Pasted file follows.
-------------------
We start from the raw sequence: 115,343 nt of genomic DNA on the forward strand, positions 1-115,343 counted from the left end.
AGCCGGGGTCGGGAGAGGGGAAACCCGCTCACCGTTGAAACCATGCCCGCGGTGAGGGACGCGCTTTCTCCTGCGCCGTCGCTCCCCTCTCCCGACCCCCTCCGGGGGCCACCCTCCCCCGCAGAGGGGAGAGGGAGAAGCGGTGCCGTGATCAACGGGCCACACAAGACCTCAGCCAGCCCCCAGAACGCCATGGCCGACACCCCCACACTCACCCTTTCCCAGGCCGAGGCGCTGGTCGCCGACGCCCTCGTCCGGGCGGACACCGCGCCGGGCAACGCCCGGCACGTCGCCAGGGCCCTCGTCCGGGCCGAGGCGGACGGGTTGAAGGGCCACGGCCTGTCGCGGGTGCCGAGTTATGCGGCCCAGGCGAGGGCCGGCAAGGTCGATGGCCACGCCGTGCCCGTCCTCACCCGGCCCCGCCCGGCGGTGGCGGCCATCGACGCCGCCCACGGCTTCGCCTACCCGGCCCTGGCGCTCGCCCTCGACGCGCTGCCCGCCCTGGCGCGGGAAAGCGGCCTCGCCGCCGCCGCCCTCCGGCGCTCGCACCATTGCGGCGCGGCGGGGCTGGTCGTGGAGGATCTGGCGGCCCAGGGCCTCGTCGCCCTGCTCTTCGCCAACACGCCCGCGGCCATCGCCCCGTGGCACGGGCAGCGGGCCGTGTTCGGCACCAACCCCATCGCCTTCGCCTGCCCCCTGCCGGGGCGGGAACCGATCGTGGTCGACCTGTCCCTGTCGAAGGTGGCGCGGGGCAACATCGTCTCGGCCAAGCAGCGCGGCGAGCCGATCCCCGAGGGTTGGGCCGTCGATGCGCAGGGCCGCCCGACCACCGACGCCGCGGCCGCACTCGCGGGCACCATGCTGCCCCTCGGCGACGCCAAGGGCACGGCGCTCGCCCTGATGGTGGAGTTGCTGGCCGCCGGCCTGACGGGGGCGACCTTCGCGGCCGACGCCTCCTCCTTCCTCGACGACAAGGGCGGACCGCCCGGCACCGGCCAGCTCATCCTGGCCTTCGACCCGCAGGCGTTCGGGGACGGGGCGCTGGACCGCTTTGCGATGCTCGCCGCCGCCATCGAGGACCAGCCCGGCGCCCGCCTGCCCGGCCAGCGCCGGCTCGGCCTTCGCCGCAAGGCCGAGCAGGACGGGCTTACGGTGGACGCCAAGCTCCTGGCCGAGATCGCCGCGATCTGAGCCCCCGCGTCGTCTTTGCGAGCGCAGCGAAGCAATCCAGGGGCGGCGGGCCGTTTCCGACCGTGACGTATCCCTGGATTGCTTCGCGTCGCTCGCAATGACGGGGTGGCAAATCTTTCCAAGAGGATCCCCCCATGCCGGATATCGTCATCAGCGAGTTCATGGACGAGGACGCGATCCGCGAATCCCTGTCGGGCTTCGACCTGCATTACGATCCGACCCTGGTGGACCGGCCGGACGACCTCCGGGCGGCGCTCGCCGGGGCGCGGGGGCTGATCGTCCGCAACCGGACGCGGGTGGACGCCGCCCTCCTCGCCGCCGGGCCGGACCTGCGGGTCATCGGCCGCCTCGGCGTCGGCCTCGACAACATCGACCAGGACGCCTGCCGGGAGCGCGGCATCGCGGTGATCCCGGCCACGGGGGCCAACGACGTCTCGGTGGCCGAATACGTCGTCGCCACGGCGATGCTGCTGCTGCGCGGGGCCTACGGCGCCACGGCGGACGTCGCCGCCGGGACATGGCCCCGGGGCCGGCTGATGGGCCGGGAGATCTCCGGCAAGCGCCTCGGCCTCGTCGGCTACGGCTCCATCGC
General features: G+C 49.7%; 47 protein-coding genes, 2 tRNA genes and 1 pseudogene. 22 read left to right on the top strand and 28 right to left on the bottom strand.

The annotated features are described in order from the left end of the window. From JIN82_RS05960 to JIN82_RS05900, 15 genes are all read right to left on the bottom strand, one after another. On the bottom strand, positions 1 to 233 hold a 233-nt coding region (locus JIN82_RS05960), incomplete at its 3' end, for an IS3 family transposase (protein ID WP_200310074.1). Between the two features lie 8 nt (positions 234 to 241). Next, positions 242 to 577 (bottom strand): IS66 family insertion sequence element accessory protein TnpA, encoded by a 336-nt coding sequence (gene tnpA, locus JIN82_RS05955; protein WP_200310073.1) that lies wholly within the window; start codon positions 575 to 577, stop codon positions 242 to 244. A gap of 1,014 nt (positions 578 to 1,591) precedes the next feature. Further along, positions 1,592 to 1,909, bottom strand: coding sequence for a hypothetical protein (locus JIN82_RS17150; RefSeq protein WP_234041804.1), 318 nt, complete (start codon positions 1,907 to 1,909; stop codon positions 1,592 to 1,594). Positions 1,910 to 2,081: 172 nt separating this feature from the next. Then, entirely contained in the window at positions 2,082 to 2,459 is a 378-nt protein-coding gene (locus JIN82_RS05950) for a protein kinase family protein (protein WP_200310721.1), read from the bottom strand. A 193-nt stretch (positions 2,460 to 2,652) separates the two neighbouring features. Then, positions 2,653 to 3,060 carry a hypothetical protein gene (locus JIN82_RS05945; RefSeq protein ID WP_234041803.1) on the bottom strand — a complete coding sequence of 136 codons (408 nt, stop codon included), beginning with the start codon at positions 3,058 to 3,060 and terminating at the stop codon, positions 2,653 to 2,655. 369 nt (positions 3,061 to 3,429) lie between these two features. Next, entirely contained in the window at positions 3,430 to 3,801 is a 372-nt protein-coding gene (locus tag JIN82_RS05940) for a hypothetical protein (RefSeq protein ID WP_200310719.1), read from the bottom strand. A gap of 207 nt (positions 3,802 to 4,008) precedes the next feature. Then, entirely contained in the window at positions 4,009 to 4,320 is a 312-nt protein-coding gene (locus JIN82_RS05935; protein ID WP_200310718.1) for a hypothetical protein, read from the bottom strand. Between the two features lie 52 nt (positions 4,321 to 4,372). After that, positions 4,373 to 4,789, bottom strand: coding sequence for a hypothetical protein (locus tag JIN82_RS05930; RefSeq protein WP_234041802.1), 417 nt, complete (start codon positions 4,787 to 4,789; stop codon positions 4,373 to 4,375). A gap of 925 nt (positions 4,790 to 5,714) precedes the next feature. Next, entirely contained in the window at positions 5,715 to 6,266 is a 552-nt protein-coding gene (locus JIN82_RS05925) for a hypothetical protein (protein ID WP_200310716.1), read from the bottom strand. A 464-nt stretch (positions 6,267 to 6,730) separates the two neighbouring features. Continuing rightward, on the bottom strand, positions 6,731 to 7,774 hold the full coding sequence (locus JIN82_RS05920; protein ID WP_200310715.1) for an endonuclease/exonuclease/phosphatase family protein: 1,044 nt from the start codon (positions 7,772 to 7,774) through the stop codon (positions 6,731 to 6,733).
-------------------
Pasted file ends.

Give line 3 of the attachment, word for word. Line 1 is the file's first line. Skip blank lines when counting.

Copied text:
General features: G+C 49.7%; 47 protein-coding genes, 2 tRNA genes and 1 pseudogene. 22 read left to right on the top strand and 28 right to left on the bottom strand.